‘On a Saturday night in June 1947 some local men felt in a contemplative mood after a few drinks at the Shave Cross Inn. They started taking bets as to who could run the fastest. The mood became infectious and the running went on until 2am … People living nearby wondered what was going on as the still peaceful night was disturbed by a constant “Are you ready – Go” … clobber, clobber, clobber (from the hobnailed boots).’ (Taken from Dorset’s Western Vale by Sylvia Creed-Castle.)
From this midnight race meeting was born the Shave Cross Sports, which included a ‘marathon’ of four and three-tenths of a mile. The event was held on 5 June 1948 in a field near the inn called Big Bomer, which was owned by Jack Rendell. It also featured children’s events, 100-yard sprints, tug of war, sack race, obstacle race, slow cycle race, long jump, egg and spoon race and skittles.
In 1949 the event gained in prestige when it received its rst report in The Bridport News. The marathon was resticted to local runners living within three miles of the pub. The programme consisted of some 27 events, mostly fun races for ladies, gentlemen and children.
During the 1950s, the event became an established highlight of the local calendar. It went on into the evening and there was a fun fair with swing boats, a coconut shy and hoopla. In 1954 the marathon was opened to all comers.
Skittling was a major part of the sports day. It took place in the Shave Cross Inn during the week with an outdoor alley set out for the Saturday finals. In 1955 the prizes for the skittle competition were as follows: first prize: a pig, second prize: a load of firewood, third prize: a bottle of scotch.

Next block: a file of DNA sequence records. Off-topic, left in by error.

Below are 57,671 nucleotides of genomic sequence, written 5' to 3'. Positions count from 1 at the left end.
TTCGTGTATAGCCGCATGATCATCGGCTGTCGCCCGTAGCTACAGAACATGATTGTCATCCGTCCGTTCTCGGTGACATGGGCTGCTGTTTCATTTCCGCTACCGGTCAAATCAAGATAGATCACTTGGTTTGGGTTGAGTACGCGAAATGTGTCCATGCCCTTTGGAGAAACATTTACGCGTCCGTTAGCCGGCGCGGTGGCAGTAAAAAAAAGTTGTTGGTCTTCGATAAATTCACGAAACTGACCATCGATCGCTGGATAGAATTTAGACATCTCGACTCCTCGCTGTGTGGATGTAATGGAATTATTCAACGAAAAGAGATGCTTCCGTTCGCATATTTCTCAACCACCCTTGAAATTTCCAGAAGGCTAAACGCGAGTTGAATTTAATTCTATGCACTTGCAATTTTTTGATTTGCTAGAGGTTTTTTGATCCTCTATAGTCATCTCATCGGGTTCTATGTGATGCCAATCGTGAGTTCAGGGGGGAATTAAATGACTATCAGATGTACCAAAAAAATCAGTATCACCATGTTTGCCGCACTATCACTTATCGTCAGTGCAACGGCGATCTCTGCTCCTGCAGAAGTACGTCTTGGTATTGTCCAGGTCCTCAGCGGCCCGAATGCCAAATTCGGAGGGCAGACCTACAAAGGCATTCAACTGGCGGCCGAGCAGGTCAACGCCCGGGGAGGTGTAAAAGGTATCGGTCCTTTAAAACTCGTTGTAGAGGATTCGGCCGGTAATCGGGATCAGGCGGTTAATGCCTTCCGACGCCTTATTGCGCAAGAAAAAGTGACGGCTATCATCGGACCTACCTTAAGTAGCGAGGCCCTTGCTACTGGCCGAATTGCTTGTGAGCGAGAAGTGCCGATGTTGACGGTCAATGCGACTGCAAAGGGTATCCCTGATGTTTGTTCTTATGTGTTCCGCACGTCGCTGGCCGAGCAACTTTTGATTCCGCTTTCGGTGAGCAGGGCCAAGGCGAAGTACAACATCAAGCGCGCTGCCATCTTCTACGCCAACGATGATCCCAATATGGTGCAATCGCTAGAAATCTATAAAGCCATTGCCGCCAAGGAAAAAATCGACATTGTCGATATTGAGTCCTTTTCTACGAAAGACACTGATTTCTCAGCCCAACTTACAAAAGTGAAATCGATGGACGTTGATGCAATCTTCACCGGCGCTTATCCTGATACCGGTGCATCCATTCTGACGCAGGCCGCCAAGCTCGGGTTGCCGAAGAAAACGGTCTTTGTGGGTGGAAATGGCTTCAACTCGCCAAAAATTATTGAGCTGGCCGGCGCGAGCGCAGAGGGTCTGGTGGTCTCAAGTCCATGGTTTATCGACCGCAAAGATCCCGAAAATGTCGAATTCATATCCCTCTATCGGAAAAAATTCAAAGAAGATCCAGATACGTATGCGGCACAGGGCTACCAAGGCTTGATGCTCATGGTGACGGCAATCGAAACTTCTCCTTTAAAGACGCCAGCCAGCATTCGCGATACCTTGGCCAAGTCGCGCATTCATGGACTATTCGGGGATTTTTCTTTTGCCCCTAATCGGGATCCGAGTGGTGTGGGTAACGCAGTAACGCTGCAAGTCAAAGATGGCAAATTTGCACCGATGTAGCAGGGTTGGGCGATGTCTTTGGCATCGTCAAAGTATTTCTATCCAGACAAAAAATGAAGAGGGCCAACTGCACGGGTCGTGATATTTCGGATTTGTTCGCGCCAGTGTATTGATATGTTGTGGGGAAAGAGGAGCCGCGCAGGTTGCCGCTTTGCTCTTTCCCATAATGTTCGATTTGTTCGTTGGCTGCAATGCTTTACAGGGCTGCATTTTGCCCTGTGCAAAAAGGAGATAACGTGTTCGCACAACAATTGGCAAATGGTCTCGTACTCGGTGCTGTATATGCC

Other ‘sporting events’ included a pipe smoking contest in which contestants had to smoke a clay pipe crammed with black shag tobacco. According to John Green, entrants could use as many boxes of matches and drink as much farm cider as they liked to achieve the objective of nishing the pipe.
In 1956 proceeds were o cially donated to charity for the rst time. In 1958 a ower show was added. The sports and ower show continued during the 1960s with coaches bringing runners from Yeovil, Weymouth and Salisbury. Marathons were uncommon events in those days, even short ones, and Shave Cross attracted considerable interest. At its height, the event had up to 150 runners.
The general sports and the ower show ended in 1977. The organising committee had been involved for 28 years and found it di cult to get the helpers needed. Also, the access to the original sports eld was lost.
New era in 1970s
In 1977 all equipment for the side shows was sold and that was thought to be the end of the entire event. But one summer afternoon, locals were surprised to see a number of people collecting in the pub car park. When asked, they said they had come to run the marathon. Arrangements were hastily made and the rst marathon of the next era took place. The course was extended to ve miles, with a route going up towards Pilsdon Pen via Pilsdon and returning to Shave Cross by Gerrards Farm. In the years since 1980 the event has been enlarged to include a dog show, coffee morning and treasure hunt.
John and Allison Green hosted the event at Bomerhayes Farm from 1979 until, due to ill health, it was relocated to Kittys Farm, then owned by George Rendell. The current owner, Fiona Burkeman, hosted the event in 2015 and 2016.
This year’s race will be on Saturday 5 August. Look out for details of the supporting events in the Summer edition of Beneath The Vale. This year will be the 70th anniversary of that rst midnight run. If anyone has any anecdotes or photographs from the very early days, Beneath The Vale would be delighted to receive them.